perhaps, it turns cold and they get chilled.
This getting alternately cold and warm
rots them. When the potatoes are dug
in the fall put them ui' at once in hi.lls
of twenty-five to thirty bushels each.
Cover with straw and then set up around
the bills boards two or three feet long
this leaves thuem in the shape of a pyra
mid-then put at least one foot of dirt on
the boards-muore is better-and the po
tatoes wvill neither get wvarmn nor cold
during the winter, and in the spring you
will not have two dozen rotten potatoes
to the lill.
Dr. Miles' Heart Cure
oures a Prominent Attorney.
MR. R,. 0. PrIELPS, the leading pension
attorney of Dolfast, N. Y., writees
"I Was discharged from the army on
account of ill health, and suffered fromt
heart trouble over since. I froquently had
fainting and smothering spells. My form
was bent as a man of 80. I constantly wore
an overcoat, oven in summer, for fear of
takcing c'old. I could not attend to my bust
noess. My rest was brokena by severe pains
about the hoart and loft shoulder. Three.
years ego I commenced using Drw. Miles'
Heart Cure, notwithstanding I had used so
much patent ruedicine atid taken drugs from
doctors for years ythout being helped. Dr.
Miles' Heart Curie restored me to health. It
*is truly a WOnderful medicine and it affords.
me muqh pleast&e to recomend this rem.
*edy to everyone."
ato sold by all dru
.guuts under a positive
guarantee, first bottle j+--1CI~
benefa or money r ~ ~ -
innded. hook on d[ -
eases of the harand
P01100PUG C0 N.
A4 soqn a the -sed lestes a fepe
expand-d,and. all of the seed havoi.o
tated,the'cotton should be sided with.4
nkirrow sc'rape a? closely aS practioabl
sifting enough 'fine soil amongst the
plants to cover the young grass withqut'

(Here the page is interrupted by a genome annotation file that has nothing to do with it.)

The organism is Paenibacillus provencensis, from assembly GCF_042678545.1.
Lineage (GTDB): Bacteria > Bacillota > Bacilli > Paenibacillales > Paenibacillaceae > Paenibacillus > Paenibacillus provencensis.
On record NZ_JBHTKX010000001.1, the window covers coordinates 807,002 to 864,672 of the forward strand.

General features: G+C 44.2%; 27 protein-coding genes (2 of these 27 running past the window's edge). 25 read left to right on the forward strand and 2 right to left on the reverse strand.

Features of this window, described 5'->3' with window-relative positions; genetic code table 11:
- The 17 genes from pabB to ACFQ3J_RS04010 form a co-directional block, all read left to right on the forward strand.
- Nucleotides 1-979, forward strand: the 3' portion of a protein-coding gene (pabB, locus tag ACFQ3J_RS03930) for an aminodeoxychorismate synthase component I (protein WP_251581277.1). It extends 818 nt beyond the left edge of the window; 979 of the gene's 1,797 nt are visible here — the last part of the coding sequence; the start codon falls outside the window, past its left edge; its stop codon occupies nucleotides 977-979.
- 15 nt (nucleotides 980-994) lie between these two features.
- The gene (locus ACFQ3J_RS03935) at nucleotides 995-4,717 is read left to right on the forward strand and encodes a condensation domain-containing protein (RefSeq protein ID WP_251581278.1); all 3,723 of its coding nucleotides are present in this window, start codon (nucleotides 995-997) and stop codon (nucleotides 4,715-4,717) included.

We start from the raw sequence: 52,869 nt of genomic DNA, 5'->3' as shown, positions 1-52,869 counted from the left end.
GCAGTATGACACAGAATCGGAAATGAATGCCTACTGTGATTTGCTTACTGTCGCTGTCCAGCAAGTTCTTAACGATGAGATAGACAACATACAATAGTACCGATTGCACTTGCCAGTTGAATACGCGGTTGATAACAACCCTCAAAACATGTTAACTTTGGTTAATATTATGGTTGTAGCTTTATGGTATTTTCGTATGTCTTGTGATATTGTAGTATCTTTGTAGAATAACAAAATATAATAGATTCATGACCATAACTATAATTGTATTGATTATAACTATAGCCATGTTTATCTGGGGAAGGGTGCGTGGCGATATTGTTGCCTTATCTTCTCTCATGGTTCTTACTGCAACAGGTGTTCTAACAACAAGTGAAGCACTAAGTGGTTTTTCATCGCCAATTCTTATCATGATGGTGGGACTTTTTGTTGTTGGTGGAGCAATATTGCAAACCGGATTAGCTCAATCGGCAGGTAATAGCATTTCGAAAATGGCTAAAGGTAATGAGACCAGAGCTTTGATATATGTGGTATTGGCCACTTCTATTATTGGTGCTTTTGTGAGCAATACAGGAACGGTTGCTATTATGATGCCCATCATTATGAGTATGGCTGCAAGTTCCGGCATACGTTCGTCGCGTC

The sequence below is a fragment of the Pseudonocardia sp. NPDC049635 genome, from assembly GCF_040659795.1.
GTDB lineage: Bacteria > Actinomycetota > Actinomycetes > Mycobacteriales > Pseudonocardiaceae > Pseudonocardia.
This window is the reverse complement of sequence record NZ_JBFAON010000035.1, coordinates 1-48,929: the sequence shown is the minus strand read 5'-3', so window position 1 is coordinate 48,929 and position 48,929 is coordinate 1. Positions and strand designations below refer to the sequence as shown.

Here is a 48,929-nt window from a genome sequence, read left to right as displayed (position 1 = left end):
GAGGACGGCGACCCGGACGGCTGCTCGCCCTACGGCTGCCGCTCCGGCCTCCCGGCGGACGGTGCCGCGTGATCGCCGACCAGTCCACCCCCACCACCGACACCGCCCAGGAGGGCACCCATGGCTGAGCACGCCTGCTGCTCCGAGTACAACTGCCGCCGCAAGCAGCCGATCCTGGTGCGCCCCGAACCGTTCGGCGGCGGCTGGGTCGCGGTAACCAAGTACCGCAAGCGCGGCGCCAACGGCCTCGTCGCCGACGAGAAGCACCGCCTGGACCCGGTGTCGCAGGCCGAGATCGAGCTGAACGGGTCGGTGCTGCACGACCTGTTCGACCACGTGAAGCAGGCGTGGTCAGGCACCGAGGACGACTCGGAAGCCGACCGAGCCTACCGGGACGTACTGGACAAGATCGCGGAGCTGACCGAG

covering the cotton plants. Wait tinil
this soil smothers the young grass'Ahd
then as rapidly as possible ''chop'the
cotton "to a stand.11
This is the most important work done
to the crop, and it should be thoroughly
and carefully done. No sprig of grass
should be lcft and the plants left to
grow should not be injured. As fast as,
the cotton is thinned the scrapes should
follow, throwing 'enough soil to the
young plants to support them in erect
Many pla.ters make the mistake of
allowing their. cotton to become very
grassy, and the plants to be stunted in
their growtl. before employing extra
labor. While the plants and the grass
are small the- work can be more cheaply,
nore rapidly and more thoroughly done.
A man who will hoe an acre while the
grass is very small and leave the cotton
plants uninjured will hoe not more thAit
half an acre after the crop has become
foul, leave the plants crippled and
charge more per day for his work.
There are thousands of acres of good
dry bottom land in the Southern States
which may be irrigated by simply di
verting the water from the creeks and
conducting it through the fields in
ditches cut for the purpose with a grade
of two to four inches to the hundred
feet. From these ditches the water is
easily distributed between alternate rows
until the soil is saturated. Try a few
acres and remedy the evils of the pres
ent drouth. One acre well fertilized
nd irrigated will produce as much as
I ilf dozen- left at the mercy of the
Even if the water must be pumped to
the land it will be a very profitable in
Vitalize Your Blood. Overcome That
Tired Feeling. Get a bottle of
Hood's Sarsaparilla and begIn to
take it TODAY, and realize the great'
good It Is sure to do you.
Is America's Greatest Medicin.. AlU drugtst.
SDo you know about those
4pulling, tearing crushing,
4Is there soreness throu igh
the bodJ, and can y'ou haar-4
S We can promise you the
4' most pleasant and prompt
4relief. It is
You simply rub it over the
4skin and its own wonderfui
4penetrating power carries itI
4down deep to the very seat
Fernoline Balsam is a con-4
4centrated extract of all the
4curative properties of the
4 rent Yellow Pine of the
SSprains, strains bruises,
4and burns are reli eved ina
4single minute. It cures neu
4ral Ia, rheumatism, sciatica,
an snre less in techest. 4 -
'PFor sale by all druggists.
4 r'trmollic Cbeili Works,
4Charleston, S. C.